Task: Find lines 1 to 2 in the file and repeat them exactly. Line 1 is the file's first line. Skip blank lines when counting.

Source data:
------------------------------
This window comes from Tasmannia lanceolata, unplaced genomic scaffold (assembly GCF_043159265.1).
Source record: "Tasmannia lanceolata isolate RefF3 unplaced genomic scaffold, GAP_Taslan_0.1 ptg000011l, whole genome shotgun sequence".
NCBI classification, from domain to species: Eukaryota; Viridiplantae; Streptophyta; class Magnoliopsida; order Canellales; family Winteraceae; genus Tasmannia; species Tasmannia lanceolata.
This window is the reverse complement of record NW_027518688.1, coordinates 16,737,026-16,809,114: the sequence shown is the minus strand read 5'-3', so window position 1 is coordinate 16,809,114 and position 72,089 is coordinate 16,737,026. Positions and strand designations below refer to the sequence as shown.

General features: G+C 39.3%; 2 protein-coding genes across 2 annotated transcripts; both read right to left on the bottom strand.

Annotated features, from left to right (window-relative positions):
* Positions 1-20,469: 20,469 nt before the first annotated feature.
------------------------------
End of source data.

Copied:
This window comes from Tasmannia lanceolata, unplaced genomic scaffold (assembly GCF_043159265.1).
Source record: "Tasmannia lanceolata isolate RefF3 unplaced genomic scaffold, GAP_Taslan_0.1 ptg000011l, whole genome shotgun sequence".